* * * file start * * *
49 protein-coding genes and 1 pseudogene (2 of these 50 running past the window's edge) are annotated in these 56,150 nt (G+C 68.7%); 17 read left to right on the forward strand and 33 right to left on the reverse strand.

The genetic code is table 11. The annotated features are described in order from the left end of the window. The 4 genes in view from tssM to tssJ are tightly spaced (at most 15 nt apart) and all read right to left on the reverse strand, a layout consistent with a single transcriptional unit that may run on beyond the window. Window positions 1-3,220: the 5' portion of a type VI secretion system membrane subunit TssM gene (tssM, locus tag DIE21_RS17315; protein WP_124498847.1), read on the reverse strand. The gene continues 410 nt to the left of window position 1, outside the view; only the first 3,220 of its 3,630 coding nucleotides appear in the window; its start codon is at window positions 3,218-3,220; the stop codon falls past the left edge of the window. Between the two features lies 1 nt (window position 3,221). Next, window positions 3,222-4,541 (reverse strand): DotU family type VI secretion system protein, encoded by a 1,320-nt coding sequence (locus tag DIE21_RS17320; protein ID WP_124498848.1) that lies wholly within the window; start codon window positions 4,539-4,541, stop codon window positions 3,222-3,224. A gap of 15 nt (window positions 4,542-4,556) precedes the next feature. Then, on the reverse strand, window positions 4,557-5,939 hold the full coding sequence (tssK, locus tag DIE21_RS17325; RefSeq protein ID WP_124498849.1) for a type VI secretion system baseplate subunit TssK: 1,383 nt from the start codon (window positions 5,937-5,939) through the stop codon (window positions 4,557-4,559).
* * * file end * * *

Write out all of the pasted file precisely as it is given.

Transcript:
49 protein-coding genes and 1 pseudogene (2 of these 50 running past the window's edge) are annotated in these 56,150 nt (G+C 68.7%); 17 read left to right on the forward strand and 33 right to left on the reverse strand.

The genetic code is table 11. The annotated features are described in order from the left end of the window. The 4 genes in view from tssM to tssJ are tightly spaced (at most 15 nt apart) and all read right to left on the reverse strand, a layout consistent with a single transcriptional unit that may run on beyond the window. Window positions 1-3,220: the 5' portion of a type VI secretion system membrane subunit TssM gene (tssM, locus tag DIE21_RS17315; protein WP_124498847.1), read on the reverse strand. The gene continues 410 nt to the left of window position 1, outside the view; only the first 3,220 of its 3,630 coding nucleotides appear in the window; its start codon is at window positions 3,218-3,220; the stop codon falls past the left edge of the window. Between the two features lies 1 nt (window position 3,221). Next, window positions 3,222-4,541 (reverse strand): DotU family type VI secretion system protein, encoded by a 1,320-nt coding sequence (locus tag DIE21_RS17320; protein ID WP_124498848.1) that lies wholly within the window; start codon window positions 4,539-4,541, stop codon window positions 3,222-3,224. A gap of 15 nt (window positions 4,542-4,556) precedes the next feature. Then, on the reverse strand, window positions 4,557-5,939 hold the full coding sequence (tssK, locus tag DIE21_RS17325; RefSeq protein ID WP_124498849.1) for a type VI secretion system baseplate subunit TssK: 1,383 nt from the start codon (window positions 5,937-5,939) through the stop codon (window positions 4,557-4,559).